Three months ago I spent a morning on Mt Stuart and came home with new perspectives on familiar Townsville locations. Last weekend I spent a very enjoyable afternoon with friends on a slightly different part of the mountain, and came home with another set of views.
We were hanging round on cliffs which look towards Cape Cleveland and Magnetic Island. For much of the time we were on a ledge only a couple of metres wide, with cliffs above us (on the right of my first photo) and beneath us.
A few weeks ago I received an enquiry from a reader: did I know what was happening with the Blue Tigers at Horseshoe Bay on Magnetic Island?
At that time all I knew was second-hand or worse, but soon afterwards I saw a local ABC News report about thousands of them on the site of the old Horseshoe Bay school, which I was fortunate enough to visit with family and friends at the end of May. It was a magical experience.
My very first impression of Townsville’s landscape, thirty years ago, was of dead-flat land interrupted by peculiarly isolated hills and ranges, and it has only been reinforced over the years by views and events.
The views? Getting to know the topography from the top of Castle Hill, Mt Stuart or (most recently) Mt Marlow on the Town Common reveals a coastal landscape of mangrove flats rising (minimally) to the suburbs which wrap around the bases of the hills, with Ross River, Ross Creek and the Bohle River winding lazily through them.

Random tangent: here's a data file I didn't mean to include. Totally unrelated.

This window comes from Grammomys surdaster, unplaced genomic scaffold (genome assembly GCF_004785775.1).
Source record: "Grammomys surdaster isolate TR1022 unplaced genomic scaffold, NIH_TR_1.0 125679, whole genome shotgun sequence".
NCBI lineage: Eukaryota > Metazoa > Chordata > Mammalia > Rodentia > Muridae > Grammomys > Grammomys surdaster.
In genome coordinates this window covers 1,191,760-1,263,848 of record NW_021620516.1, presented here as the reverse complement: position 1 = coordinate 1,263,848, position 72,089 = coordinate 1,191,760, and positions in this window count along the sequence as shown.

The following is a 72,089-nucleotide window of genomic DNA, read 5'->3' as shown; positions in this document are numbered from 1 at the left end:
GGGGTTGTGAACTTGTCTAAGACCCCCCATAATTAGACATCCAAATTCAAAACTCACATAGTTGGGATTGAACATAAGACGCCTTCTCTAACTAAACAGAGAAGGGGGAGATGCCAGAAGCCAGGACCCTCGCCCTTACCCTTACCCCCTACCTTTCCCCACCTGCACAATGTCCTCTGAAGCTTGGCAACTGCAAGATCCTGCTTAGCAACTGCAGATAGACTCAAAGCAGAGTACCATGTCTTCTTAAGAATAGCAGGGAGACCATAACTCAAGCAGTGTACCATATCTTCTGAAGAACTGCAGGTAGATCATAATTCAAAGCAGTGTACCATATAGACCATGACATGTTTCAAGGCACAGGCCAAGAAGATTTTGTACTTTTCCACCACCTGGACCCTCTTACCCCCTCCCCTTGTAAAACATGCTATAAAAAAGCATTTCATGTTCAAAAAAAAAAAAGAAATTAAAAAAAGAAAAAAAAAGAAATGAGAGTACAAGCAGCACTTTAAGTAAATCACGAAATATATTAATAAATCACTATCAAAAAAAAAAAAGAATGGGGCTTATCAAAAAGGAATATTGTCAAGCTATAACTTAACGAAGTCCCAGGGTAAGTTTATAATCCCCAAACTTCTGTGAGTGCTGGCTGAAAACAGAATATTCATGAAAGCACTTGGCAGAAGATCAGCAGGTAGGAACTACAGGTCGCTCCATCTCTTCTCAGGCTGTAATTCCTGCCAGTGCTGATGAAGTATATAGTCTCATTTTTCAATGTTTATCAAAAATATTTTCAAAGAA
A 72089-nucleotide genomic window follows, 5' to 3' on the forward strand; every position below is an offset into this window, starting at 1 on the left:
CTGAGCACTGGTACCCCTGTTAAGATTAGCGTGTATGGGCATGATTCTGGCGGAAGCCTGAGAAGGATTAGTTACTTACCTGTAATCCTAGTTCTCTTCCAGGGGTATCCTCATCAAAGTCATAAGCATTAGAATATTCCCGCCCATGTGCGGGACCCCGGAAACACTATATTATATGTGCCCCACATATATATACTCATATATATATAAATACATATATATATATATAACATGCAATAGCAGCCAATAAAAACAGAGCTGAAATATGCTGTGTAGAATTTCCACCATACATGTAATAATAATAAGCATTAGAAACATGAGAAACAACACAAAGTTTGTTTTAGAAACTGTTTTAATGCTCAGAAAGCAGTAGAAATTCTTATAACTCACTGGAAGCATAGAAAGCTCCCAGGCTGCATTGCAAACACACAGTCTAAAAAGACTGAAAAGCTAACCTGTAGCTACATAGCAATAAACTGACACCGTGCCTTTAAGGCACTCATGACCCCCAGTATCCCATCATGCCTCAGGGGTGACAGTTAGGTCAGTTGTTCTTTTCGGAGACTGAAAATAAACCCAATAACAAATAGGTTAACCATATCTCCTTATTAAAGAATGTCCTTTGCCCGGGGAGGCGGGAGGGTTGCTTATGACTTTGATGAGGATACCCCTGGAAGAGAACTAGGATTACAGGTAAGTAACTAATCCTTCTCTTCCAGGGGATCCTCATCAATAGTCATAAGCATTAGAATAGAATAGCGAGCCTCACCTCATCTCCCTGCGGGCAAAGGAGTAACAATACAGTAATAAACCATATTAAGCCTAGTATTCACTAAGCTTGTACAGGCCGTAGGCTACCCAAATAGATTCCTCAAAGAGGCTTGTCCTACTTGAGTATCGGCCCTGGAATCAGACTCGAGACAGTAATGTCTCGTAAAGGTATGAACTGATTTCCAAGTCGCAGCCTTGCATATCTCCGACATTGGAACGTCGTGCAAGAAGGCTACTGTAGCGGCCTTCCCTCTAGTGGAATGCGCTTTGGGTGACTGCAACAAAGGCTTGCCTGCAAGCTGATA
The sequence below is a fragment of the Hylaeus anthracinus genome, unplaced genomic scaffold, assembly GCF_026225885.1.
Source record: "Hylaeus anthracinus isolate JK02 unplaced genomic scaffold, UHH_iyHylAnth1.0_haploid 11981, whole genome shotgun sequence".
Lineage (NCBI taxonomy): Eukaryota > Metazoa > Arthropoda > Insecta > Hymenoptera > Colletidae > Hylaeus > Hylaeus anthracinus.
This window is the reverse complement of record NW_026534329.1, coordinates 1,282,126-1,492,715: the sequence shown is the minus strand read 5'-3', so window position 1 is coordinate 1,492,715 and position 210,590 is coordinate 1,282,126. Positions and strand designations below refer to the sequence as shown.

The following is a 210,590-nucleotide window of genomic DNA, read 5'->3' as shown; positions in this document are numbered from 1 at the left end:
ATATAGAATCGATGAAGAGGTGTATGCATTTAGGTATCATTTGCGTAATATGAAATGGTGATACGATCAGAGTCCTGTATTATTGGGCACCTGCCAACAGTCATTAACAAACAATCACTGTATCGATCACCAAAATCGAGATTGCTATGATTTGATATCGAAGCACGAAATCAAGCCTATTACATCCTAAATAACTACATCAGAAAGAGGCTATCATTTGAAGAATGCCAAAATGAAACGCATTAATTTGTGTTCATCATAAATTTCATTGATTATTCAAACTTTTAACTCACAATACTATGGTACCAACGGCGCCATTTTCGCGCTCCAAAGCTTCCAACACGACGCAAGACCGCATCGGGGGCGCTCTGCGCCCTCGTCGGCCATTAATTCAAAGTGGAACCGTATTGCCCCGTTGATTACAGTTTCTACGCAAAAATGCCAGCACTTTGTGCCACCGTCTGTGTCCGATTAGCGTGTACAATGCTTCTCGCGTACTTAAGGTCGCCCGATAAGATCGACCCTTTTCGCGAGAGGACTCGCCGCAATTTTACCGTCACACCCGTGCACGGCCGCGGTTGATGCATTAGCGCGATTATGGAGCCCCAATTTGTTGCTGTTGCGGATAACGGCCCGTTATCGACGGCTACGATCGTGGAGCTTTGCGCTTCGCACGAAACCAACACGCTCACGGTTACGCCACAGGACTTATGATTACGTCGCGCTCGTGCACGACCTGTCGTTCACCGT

Winter is traditionally followed by Spring but not here, and not in the era of climate change. Last week was Winter; this week is the Fire Season.
Perhaps that is a little melodramatic, but it’s justified by the conditions we have experienced recently. The fire season is already well under way, as it usually is by this time of year, and we have had several very smoky days in town but today was exceptional. Late this morning I could hardly see Mount Stuart from the Rising Sun intersection on Charters Towers Rd, so I visited Castle Hill with my camera to see what I could see from there. It wasn’t pretty.